Natrona begins work on row house museum
For workers at Pennsylvania Salt Manufacturing in the late 1800s and early 1900s, there weren't many choices.
You were paid in money issued by the Harrison company, you spent that money at the company stores, and you lived in the company's row houses.
Almost 150 years later, the company and its stores are gone, but the row houses remain.
One of the houses will now serve a new purpose — acting as a row house museum.
“The row houses were created for returning Civil War veterans who worked at Penn Salt,” said Bill Godfrey, the president of Natrona Comes Together, which is heading the project along with the Pittsburgh History and Landmarks Foundation. “You were obligated to live in the house and buy all your groceries at the company store.
“The only thing you couldn't buy was alcohol. You would have to barter a pig or something like that, I guess,” he said with a laugh.
Godfrey said exterior restoration of one of the row houses that sit along Federal Street will begin this week.
Godfrey said some of the restoration inside of the house has begun.
“They were peeling off layers of the walls,” he said. “They insulated some of the walls with old newspapers.
There are papers dating from 1912 on.
“It's like a time capsule.”
Arthur Ziegler, the president of the Pittsburgh History and Landmarks Foundation, said project funding comes from two state grants, one for $100,000 and another for $91,000.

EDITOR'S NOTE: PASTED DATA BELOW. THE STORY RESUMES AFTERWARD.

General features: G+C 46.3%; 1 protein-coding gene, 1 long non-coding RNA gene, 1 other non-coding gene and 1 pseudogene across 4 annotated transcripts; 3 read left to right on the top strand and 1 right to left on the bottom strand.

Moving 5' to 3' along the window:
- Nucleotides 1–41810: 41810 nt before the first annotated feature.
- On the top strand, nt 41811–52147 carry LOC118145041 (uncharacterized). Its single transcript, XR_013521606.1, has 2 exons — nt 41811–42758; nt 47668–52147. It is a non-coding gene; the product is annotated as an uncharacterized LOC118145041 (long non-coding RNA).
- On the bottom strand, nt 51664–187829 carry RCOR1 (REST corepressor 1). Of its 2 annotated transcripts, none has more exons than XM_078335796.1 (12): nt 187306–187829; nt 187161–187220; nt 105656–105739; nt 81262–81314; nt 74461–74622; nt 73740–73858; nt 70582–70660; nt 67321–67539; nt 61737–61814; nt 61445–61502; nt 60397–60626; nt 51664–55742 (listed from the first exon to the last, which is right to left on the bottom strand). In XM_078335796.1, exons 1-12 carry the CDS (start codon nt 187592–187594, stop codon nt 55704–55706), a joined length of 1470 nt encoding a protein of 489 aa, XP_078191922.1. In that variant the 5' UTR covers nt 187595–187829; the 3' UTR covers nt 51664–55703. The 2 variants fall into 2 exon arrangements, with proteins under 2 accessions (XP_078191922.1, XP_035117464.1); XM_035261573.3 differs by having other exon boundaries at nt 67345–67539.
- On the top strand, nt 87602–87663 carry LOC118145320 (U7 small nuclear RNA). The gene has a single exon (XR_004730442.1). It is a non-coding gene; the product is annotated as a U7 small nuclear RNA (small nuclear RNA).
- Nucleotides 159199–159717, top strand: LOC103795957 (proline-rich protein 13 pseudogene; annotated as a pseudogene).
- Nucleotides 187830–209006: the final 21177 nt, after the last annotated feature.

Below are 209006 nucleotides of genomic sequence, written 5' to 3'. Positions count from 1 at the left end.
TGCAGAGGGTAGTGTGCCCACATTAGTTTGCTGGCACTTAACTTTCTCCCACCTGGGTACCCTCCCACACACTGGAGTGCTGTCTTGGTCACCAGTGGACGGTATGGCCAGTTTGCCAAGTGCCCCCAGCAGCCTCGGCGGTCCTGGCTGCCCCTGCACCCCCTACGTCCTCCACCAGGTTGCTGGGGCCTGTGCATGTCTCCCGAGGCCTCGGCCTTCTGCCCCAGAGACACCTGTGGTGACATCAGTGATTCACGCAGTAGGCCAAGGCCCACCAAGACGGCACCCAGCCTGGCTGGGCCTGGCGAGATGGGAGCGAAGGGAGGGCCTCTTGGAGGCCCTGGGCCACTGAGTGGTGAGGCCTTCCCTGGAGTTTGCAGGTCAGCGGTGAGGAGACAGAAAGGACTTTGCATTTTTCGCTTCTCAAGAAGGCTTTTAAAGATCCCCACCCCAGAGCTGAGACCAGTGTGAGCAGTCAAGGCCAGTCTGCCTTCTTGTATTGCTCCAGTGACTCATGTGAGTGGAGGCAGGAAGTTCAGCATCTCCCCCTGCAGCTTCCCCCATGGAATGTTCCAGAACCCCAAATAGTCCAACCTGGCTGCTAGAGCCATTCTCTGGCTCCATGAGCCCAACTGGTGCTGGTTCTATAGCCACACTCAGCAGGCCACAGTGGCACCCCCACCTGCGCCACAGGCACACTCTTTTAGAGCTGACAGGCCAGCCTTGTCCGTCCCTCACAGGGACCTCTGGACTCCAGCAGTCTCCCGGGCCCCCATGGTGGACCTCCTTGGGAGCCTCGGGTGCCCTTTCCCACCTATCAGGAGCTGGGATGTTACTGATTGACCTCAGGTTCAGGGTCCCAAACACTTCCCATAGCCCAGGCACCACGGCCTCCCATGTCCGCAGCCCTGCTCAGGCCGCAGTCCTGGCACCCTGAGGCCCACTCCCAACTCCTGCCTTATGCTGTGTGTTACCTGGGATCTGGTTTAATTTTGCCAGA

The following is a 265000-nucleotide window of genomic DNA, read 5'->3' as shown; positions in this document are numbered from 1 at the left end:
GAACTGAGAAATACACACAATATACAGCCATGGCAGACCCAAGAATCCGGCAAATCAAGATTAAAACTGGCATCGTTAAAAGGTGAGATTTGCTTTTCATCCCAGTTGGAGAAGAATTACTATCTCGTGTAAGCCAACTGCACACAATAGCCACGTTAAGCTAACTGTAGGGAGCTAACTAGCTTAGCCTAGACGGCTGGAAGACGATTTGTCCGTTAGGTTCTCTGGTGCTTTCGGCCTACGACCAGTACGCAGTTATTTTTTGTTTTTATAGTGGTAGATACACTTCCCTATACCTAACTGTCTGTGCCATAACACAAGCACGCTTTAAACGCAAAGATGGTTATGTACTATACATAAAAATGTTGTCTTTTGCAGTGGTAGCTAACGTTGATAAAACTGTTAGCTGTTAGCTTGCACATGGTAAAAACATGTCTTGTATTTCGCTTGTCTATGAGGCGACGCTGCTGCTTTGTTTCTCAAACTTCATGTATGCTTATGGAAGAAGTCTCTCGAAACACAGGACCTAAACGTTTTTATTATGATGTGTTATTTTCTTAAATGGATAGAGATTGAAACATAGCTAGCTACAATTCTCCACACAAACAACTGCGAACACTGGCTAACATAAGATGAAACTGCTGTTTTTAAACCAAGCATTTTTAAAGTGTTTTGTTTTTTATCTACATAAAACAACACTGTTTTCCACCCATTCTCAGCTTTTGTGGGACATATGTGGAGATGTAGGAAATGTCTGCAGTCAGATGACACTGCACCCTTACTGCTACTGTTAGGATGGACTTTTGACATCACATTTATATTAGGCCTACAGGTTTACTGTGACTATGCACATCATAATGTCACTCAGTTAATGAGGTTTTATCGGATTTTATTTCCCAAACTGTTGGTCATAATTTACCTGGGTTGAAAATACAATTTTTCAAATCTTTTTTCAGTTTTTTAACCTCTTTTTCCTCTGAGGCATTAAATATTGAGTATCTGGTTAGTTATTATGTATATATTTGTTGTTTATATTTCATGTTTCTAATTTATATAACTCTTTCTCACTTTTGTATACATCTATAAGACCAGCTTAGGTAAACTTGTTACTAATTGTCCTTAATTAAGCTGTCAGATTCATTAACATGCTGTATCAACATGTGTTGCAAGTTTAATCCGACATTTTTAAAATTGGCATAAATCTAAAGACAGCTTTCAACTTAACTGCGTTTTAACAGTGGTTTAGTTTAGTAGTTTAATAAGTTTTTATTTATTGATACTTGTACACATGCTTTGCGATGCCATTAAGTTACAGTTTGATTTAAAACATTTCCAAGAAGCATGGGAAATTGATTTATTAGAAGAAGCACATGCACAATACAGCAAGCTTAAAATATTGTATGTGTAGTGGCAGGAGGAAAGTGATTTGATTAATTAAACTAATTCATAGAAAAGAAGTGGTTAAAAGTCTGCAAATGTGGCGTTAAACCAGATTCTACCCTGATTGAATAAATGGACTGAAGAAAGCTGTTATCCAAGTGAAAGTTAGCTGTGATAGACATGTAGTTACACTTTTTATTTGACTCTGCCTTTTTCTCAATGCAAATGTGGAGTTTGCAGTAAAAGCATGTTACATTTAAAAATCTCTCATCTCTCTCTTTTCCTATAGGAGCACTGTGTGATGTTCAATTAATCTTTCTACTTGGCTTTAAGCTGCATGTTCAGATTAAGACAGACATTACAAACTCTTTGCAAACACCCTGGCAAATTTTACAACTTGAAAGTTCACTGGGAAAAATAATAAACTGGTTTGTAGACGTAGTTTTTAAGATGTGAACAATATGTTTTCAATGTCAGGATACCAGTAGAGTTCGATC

“About $50,000 went to purchase of the site and removal of asbestos,” Ziegler said. “Another $100,000 will go to further architectural drawings and having the exterior returned to original design.”
Of regional importance
Ziegler said the museum is important not only to Natrona and the Alle-Kiski Valley, but to all of the Pittsburgh region.
“This is one of the very few well-preserved communities of workers' housing,” Ziegler said. “Most worker housing that was in communities like (Natrona) have been removed. We think having this architecture restored is very important.”
Ziegler and Godfrey said state Sen. Jim Ferlo, D-Pittsburgh, was a driving force behind the museum's creation. “Sen. Ferlo was the leader, the chaperone of this project,” Ziegler said.
Ferlo said that while some may look at the row houses as relics of the past, he sees them as a part of Natrona's future.
“These were some of the first worker houses,” he said. “ ‘Place' means something to a lot of people. The idea was to replenish one of these homes and make it be an operable history museum for the lives of workers and immigrants.
“It can be an attraction and amenity for people who want to understand the lives of workers and their struggles.”
Ferlo said the museum only adds to what he sees as Natrona's attraction for new residents.
“Natrona could be the kind of community like we've helped build in Garfield and Lawrenceville,” he said, of two Pittsburgh neighborhoods. “It could attract people who are into sustainability, gardening or art and want to find affordable housing in an area that supports those things.
“Natrona has a lot of assets, and this adds another,” he said. “It's safe and affordable.
“Harrison Township is a wonderful community.”
Natrona Comes Together's Godfrey echoed Ferlo's sentiments.
“I could see this becoming almost a visitor center, with changing exhibitions,” Godfrey said. “We're not exactly sure what we're going to display yet, but we're excited.
“It was either use (the building) or lose it.”
R.A. Monti is a freelance reporter for Trib Total Media.
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